(November 1, 1871 – June 5, 1900 / New Jersey)

Do Not Weep, Maiden, For War Is Kind

Do not weep, maiden, for war is kind.
Because your lover threw wild hands toward the sky
And the affrighted steed ran on alone,
Do not weep.
War is kind.

Hoarse, booming drums of the regiment,
Little souls who thirst for fight,
These men were born to drill and die.
The unexplained glory flies above them,
Great is the battle-god, great, and his kingdom --
A field where a thousand corpses lie.

Do not weep, babe, for war is kind.
Because your father tumbled in the yellow trenches,
Raged at his breast, gulped and died,
Do not weep.
War is kind.

Swift blazing flag of the regiment,
Eagle with crest of red and gold,
These men were born to drill and die.
Point for them the virtue of slaughter,
Make plain to them the excellence of killing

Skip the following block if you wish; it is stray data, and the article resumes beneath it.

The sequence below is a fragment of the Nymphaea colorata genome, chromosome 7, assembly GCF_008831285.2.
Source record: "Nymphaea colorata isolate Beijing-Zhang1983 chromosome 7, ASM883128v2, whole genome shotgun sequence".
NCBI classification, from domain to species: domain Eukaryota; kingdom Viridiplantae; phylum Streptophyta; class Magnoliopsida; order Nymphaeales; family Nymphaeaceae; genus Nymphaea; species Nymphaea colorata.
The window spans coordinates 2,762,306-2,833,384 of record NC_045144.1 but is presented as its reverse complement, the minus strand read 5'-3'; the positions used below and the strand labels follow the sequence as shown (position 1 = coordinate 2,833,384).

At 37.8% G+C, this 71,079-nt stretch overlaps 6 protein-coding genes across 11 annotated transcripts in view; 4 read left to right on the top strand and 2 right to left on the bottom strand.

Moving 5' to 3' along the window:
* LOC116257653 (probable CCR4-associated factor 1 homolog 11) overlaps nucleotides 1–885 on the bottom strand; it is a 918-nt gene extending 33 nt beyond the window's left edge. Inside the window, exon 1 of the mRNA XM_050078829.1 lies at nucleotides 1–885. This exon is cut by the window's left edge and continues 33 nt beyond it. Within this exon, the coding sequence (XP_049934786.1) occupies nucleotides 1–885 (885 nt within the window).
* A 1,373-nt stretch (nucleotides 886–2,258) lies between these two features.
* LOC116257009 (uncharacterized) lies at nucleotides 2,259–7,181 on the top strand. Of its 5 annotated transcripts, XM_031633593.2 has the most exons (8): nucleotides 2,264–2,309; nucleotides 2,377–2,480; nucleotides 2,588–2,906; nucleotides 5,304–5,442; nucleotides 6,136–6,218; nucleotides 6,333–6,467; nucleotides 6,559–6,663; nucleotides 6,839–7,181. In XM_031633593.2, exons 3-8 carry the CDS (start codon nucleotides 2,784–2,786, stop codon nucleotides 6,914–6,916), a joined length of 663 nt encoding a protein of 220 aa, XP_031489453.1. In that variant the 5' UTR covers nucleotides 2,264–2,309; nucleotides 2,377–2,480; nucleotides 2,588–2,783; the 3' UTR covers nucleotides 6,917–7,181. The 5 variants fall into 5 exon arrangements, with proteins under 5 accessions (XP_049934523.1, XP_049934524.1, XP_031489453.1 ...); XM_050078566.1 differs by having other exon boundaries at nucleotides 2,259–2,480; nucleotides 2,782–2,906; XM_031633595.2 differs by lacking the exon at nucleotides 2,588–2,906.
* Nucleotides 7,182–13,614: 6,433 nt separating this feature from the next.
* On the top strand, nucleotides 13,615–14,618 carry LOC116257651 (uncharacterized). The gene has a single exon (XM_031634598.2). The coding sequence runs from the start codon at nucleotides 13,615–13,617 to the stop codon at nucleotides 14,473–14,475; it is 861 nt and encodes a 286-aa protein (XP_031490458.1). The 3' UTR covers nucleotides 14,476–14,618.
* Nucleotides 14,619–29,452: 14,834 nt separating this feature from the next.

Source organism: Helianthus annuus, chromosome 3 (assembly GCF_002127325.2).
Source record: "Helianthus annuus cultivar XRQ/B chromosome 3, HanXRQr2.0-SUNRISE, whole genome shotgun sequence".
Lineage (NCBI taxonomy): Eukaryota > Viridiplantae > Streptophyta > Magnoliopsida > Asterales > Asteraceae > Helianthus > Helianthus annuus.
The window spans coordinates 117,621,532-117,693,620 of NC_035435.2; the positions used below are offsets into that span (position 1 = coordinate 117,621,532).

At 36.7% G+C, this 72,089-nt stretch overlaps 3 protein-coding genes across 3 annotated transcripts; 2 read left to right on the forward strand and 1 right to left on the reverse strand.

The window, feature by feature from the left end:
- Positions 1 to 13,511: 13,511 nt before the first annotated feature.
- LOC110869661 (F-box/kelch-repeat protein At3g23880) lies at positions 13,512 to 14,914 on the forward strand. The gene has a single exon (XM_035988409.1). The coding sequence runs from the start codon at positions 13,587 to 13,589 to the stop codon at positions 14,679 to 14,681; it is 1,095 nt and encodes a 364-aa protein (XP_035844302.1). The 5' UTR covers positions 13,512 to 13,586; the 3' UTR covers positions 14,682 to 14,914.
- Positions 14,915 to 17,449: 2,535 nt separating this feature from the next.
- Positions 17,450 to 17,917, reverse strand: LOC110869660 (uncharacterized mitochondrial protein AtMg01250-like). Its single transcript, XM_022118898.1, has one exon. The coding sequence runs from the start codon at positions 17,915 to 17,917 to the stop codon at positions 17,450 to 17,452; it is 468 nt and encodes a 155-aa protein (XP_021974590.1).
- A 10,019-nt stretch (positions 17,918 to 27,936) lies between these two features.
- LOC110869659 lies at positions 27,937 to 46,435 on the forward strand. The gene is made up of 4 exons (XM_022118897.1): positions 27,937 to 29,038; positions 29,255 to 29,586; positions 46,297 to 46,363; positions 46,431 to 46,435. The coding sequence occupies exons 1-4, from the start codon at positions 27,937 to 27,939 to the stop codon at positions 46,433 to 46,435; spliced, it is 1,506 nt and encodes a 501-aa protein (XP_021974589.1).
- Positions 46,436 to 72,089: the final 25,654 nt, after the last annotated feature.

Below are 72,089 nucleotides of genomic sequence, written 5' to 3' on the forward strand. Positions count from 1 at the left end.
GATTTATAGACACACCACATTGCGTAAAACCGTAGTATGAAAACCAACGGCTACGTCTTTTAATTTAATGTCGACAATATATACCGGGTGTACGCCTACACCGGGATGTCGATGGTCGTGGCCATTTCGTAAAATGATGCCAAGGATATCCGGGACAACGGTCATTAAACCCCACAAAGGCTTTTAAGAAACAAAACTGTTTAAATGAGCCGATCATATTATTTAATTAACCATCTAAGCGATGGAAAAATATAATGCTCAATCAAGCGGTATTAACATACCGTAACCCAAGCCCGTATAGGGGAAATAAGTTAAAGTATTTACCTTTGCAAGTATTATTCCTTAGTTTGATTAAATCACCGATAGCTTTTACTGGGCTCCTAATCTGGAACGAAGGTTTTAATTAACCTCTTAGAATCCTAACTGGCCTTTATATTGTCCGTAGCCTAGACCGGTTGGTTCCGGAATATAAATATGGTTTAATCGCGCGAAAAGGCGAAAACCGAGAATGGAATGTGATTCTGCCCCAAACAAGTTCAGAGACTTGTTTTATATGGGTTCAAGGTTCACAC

And a field where a thousand corpses lie.

Mother whose heart hung humble as a button
On the bright splendid shroud of your son,
Do not weep.
War is kind.

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Comments (1)

Stephen Crane’s poem, “Do not weep, maiden, War is kind”, brought me some effective feelings when reading this. It tells me the horrific background in a war and what a soldier’s job is during a war. Through each stanza it talks about the soldier's family as in Maiden, babe, and mother. For a soldier to go to war they don't want their family to be sad, they went into war knowing their possible fate.